“The meaning of life is trying to find a place for your stuff”

In 1986 George Carlin, an American comedian of some note, said; “The meaning of life is trying to find a place for your stuff”. The words echoed around my head throughout a new portal planning meeting with one of my clients. My brain didn’t stop there and during the next coffee break, it went through the whole routine for me.

I found the sketch on YouTube for those who are not familiar with Mr Carlin’s unique style:

As an organisation, the whole purpose of an Intranet seems to be finding a place for your stuff. If we’re lucky we can not only find a place for our stuff, but also find our stuff when we need it again. Maybe we want a perfect Intranet where can find other peoples stuff that help us do our job (often collecting more stuff) more easily. So we need to build not just a pile of stuff but a pile that we can structure, categorise, search and explore.

But there’s more to it than that… we keep collecting stuff, we ALL keep collecting stuff and the great bard George had words to say about that too. He said “Have you ever noticed that their stuff is shit and your shit is stuff? “. Of course their shit may also be in piles, but probably doesn’t have the same structure as my pile of stuff, because that would be helpful.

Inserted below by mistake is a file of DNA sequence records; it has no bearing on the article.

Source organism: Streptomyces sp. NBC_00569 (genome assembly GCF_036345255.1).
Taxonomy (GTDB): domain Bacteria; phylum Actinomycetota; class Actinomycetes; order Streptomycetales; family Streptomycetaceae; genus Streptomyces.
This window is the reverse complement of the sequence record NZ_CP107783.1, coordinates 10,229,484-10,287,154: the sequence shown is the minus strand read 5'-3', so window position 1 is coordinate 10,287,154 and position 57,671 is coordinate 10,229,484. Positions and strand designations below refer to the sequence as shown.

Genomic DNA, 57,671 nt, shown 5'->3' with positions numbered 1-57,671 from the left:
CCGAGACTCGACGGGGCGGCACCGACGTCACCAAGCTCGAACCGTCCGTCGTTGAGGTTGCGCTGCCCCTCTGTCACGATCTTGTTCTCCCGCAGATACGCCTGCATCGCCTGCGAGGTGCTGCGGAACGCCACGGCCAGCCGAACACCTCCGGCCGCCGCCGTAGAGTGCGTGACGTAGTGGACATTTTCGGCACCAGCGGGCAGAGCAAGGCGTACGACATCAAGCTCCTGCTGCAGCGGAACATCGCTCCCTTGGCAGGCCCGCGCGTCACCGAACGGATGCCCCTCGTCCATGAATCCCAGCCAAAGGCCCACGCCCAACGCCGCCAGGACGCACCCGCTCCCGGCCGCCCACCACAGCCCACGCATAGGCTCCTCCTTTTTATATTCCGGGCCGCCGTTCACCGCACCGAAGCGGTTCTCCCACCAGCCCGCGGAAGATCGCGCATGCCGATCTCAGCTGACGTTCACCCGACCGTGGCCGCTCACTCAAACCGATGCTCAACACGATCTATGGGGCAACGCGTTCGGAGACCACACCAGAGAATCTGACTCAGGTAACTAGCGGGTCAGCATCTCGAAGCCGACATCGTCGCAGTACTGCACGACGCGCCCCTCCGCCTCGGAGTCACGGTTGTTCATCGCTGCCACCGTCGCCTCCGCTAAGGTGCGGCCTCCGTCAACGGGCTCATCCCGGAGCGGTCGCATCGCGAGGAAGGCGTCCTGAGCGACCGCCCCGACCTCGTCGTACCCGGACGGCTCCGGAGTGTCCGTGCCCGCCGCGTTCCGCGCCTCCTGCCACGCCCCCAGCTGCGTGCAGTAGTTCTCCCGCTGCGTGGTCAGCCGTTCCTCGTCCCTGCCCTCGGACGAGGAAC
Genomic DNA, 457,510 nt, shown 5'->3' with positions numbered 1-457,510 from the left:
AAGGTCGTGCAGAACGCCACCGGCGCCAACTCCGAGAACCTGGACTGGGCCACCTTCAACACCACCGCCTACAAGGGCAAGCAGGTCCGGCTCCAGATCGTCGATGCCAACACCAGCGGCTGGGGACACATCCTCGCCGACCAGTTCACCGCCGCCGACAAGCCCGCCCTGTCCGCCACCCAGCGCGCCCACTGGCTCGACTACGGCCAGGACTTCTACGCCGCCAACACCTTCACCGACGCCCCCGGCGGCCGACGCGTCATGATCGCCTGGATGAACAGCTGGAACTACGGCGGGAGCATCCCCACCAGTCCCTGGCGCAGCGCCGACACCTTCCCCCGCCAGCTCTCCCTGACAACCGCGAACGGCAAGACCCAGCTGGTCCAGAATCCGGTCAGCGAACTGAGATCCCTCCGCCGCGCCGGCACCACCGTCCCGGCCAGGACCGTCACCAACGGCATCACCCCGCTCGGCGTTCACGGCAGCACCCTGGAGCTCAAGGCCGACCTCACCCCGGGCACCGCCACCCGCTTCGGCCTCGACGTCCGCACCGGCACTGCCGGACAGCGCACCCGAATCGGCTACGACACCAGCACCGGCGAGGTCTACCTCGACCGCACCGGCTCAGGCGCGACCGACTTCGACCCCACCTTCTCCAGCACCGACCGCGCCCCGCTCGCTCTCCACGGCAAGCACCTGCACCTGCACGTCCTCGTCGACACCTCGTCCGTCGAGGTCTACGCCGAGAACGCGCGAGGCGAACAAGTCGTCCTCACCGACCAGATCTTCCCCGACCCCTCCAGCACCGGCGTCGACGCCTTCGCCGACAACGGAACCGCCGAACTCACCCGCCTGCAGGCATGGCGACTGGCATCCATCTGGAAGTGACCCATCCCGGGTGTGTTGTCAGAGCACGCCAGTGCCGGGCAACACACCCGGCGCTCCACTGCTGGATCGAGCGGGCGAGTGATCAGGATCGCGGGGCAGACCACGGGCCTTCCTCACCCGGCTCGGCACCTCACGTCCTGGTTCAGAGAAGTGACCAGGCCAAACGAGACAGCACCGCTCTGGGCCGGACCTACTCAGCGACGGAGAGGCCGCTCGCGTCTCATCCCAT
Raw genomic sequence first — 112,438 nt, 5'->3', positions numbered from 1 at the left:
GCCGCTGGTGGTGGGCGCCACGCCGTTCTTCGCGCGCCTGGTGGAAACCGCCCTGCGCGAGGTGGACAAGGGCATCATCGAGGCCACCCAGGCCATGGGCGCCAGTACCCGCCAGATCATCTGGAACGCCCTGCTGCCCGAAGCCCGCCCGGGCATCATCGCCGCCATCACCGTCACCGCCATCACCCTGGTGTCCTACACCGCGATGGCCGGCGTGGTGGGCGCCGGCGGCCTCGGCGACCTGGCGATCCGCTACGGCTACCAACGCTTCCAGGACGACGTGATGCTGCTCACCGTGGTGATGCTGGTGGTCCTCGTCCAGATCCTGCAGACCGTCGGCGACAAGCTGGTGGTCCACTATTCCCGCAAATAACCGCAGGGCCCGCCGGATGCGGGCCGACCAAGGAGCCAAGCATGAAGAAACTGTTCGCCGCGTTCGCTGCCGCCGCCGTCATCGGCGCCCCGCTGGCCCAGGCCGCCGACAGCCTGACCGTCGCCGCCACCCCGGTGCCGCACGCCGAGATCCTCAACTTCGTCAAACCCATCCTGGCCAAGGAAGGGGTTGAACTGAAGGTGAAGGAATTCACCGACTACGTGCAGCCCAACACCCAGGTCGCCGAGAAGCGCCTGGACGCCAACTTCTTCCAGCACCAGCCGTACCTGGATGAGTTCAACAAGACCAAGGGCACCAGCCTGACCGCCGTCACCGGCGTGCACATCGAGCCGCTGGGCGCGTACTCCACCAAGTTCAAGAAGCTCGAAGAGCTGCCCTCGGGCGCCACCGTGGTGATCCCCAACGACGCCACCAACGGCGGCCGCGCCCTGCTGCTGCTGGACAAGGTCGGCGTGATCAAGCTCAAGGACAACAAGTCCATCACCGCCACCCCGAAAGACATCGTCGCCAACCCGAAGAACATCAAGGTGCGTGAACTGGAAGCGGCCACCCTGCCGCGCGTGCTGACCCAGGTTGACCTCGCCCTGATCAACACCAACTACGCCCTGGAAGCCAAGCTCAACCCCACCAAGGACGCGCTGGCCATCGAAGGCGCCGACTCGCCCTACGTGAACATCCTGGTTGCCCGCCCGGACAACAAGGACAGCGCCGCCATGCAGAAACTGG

Was George a secret information architect in his spare time? If not, how was he summing up the principles of relevance based content presentation so eloquently?

Organising stuff into piles and making sure we see our stuff, stuff we like, stuff we want and if I may use his language, nobody else’s shit, is exactly what we’re trying to do as information architects.

In an ideal world we would be able to organise everyone’s stuff neatly ourselves but when we look at larger enterprises that already have many intranets, then we face a whole new range of problems when it comes to finding things in piles of stuff.

During the course of my posts I want to explore this in some detail and will be looking at questions such as:

  • How can you strike the balance between different types of communication?
  • How can you encourage a migration from decentralised to centralised systems?
  • How can you use relevance based targeting without an approved global taxonomy?
  • How do you detach information architecture from design when talking about a new portal?

Of course when it comes to Intranet design George had another real humdinger; “It isn’t fair: the caterpillar does all the work, and the butterfly gets all the glory.” Designers 1, architects 0. It’s time to explain what the caterpillar actually does!

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